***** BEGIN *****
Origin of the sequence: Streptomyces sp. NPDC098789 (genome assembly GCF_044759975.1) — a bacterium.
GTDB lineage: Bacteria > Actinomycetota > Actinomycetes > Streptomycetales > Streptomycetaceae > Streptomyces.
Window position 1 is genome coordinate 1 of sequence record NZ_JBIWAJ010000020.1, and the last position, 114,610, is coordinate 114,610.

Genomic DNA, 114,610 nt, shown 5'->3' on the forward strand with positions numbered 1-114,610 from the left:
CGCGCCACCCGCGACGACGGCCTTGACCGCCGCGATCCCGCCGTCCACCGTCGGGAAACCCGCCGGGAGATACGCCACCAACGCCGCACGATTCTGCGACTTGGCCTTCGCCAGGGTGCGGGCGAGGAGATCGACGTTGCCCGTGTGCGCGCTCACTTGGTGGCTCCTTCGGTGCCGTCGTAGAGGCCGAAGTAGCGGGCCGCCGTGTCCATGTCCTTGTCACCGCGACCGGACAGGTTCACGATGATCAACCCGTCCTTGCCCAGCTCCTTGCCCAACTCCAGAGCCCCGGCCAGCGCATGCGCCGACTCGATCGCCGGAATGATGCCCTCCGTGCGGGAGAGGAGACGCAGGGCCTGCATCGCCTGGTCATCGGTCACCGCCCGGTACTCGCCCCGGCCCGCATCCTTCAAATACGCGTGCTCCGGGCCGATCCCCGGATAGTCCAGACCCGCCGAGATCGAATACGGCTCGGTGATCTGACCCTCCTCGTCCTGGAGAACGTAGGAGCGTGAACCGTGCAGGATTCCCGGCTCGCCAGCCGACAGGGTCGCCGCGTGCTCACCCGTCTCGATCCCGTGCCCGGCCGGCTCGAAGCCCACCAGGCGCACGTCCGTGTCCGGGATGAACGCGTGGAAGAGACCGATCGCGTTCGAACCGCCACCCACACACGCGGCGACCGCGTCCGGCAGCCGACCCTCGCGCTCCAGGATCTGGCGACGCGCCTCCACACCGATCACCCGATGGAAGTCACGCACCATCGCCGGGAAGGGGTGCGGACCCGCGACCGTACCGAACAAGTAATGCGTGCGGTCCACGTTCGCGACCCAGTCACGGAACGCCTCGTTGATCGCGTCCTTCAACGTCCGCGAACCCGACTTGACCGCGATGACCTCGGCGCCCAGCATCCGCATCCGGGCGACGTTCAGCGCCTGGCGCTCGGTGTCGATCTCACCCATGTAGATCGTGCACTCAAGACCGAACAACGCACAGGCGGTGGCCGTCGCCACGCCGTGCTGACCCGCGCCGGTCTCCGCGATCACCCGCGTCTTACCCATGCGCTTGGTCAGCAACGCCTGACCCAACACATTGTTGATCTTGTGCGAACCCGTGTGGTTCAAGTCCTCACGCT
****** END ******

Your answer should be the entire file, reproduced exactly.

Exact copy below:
Origin of the sequence: Streptomyces sp. NPDC098789 (genome assembly GCF_044759975.1) — a bacterium.
GTDB lineage: Bacteria > Actinomycetota > Actinomycetes > Streptomycetales > Streptomycetaceae > Streptomyces.
Window position 1 is genome coordinate 1 of sequence record NZ_JBIWAJ010000020.1, and the last position, 114,610, is coordinate 114,610.

Genomic DNA, 114,610 nt, shown 5'->3' on the forward strand with positions numbered 1-114,610 from the left:
CGCGCCACCCGCGACGACGGCCTTGACCGCCGCGATCCCGCCGTCCACCGTCGGGAAACCCGCCGGGAGATACGCCACCAACGCCGCACGATTCTGCGACTTGGCCTTCGCCAGGGTGCGGGCGAGGAGATCGACGTTGCCCGTGTGCGCGCTCACTTGGTGGCTCCTTCGGTGCCGTCGTAGAGGCCGAAGTAGCGGGCCGCCGTGTCCATGTCCTTGTCACCGCGACCGGACAGGTTCACGATGATCAACCCGTCCTTGCCCAGCTCCTTGCCCAACTCCAGAGCCCCGGCCAGCGCATGCGCCGACTCGATCGCCGGAATGATGCCCTCCGTGCGGGAGAGGAGACGCAGGGCCTGCATCGCCTGGTCATCGGTCACCGCCCGGTACTCGCCCCGGCCCGCATCCTTCAAATACGCGTGCTCCGGGCCGATCCCCGGATAGTCCAGACCCGCCGAGATCGAATACGGCTCGGTGATCTGACCCTCCTCGTCCTGGAGAACGTAGGAGCGTGAACCGTGCAGGATTCCCGGCTCGCCAGCCGACAGGGTCGCCGCGTGCTCACCCGTCTCGATCCCGTGCCCGGCCGGCTCGAAGCCCACCAGGCGCACGTCCGTGTCCGGGATGAACGCGTGGAAGAGACCGATCGCGTTCGAACCGCCACCCACACACGCGGCGACCGCGTCCGGCAGCCGACCCTCGCGCTCCAGGATCTGGCGACGCGCCTCCACACCGATCACCCGATGGAAGTCACGCACCATCGCCGGGAAGGGGTGCGGACCCGCGACCGTACCGAACAAGTAATGCGTGCGGTCCACGTTCGCGACCCAGTCACGGAACGCCTCGTTGATCGCGTCCTTCAACGTCCGCGAACCCGACTTGACCGCGATGACCTCGGCGCCCAGCATCCGCATCCGGGCGACGTTCAGCGCCTGGCGCTCGGTGTCGATCTCACCCATGTAGATCGTGCACTCAAGACCGAACAACGCACAGGCGGTGGCCGTCGCCACGCCGTGCTGACCCGCGCCGGTCTCCGCGATCACCCGCGTCTTACCCATGCGCTTGGTCAGCAACGCCTGACCCAACACATTGTTGATCTTGTGCGAACCCGTGTGGTTCAAGTCCTCACGCT